What is the current Florida law on the disclosure of the edxistence of Black Boxes and accessing the informati

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  • 1 decade ago
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    "What is the current Florida law on the disclosure of the edxistence of Black Boxes and accessing the informati"

    The quick answer to your question is "Event Data Recorder (EDR) evidence is admissible in court."

    See:

    "Matos v. Florida, Fourth District Court of Appeals, Case No. 4D03-2043, Opinion Filed March 30, 2005. [899 So. 2d 403; 2005 Fla. App. LEXIS 4359; 30 Fla. L. Weekly D 859]

    This is the Appeals Court opinion on the admissibility of EDR evidence. The conviction was upheld and EDR evidence found to be admissible. The opinion includes an analysis on a Frye issue. The Florida Supreme Court declined to hear the case on Sep. 12, 2005, Case No. SCO5-887. [Matos v. State, 2005 Fla. LEXIS 1960, Fla., Sep. 12, 2005]"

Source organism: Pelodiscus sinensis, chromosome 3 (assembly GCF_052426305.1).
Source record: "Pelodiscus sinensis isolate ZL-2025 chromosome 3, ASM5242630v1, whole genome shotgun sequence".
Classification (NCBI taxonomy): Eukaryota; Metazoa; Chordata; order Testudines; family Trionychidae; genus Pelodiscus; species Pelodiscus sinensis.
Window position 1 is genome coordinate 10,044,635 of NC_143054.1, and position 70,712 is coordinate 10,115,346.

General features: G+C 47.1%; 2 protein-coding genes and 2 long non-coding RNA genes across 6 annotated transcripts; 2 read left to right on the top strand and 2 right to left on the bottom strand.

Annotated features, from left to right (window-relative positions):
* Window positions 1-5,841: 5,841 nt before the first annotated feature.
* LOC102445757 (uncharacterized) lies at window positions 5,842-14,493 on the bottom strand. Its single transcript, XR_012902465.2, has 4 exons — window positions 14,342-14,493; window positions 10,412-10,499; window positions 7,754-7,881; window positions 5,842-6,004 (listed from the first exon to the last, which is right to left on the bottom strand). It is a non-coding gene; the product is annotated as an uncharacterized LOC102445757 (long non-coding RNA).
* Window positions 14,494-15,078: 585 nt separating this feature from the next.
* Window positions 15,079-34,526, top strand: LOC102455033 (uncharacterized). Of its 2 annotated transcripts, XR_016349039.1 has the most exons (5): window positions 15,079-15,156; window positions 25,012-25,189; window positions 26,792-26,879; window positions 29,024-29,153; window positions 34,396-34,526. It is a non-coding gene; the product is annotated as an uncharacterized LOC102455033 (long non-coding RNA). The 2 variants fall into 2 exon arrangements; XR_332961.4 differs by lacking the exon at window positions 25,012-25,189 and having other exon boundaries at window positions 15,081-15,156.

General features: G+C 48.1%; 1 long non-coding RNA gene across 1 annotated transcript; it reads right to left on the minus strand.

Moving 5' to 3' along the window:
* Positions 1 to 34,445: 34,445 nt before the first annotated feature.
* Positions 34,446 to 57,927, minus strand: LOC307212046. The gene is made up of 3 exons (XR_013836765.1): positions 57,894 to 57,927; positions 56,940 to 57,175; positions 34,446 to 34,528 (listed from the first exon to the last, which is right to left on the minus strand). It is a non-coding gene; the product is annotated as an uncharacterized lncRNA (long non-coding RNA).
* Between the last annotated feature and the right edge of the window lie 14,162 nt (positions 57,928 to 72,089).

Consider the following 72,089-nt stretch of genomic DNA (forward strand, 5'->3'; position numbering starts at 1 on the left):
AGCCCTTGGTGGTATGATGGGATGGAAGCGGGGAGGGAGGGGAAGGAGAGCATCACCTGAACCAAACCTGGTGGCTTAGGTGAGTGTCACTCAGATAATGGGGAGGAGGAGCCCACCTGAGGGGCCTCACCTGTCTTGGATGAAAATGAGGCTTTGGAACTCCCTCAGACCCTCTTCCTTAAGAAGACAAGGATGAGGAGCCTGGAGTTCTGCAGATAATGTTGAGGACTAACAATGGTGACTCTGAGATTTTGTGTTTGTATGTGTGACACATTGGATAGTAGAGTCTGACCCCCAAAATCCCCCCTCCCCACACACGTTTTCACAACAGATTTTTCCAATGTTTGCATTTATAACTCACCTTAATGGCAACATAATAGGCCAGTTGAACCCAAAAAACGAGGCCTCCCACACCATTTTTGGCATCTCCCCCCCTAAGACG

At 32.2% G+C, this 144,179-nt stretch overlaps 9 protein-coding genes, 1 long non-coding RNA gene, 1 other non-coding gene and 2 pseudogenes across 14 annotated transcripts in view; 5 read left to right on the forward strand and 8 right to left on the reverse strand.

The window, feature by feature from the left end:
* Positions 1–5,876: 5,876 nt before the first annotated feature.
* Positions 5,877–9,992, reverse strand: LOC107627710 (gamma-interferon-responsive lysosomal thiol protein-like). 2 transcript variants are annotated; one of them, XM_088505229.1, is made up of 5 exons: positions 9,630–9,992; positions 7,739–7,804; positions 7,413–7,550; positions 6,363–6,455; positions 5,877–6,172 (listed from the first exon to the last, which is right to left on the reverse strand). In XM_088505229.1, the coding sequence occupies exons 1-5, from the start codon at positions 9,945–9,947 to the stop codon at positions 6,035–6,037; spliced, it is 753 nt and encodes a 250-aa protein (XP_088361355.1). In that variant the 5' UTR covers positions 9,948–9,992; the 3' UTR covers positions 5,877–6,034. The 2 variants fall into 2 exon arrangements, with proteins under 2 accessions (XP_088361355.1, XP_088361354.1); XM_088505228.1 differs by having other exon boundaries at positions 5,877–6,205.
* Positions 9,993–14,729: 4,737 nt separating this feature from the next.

In that case, Edwin Matos was found guilty of manslaughter resulting from an automobile accident in which two 16 year old girls were killed as Matos collided with them as they pulled out of a driveway in their vehicle. Matos was driving around 80-90 mph in the 30 mph. zone-- a residential neighborhood-- and the EDR recorded the vehicle at a speed of 114 mph four seconds before the crash and 103 mph one second before the crash.

    There does not appear to be any statutory law on EDRs in Florida at this time.

    As the Florida Supreme Court denied hearing on the case of Matos, and where many states are allowing EDR evidence to be admissable (see the site below), it's likely that the common law allowing EDR evidence to be admissable in court will stand unchanged.

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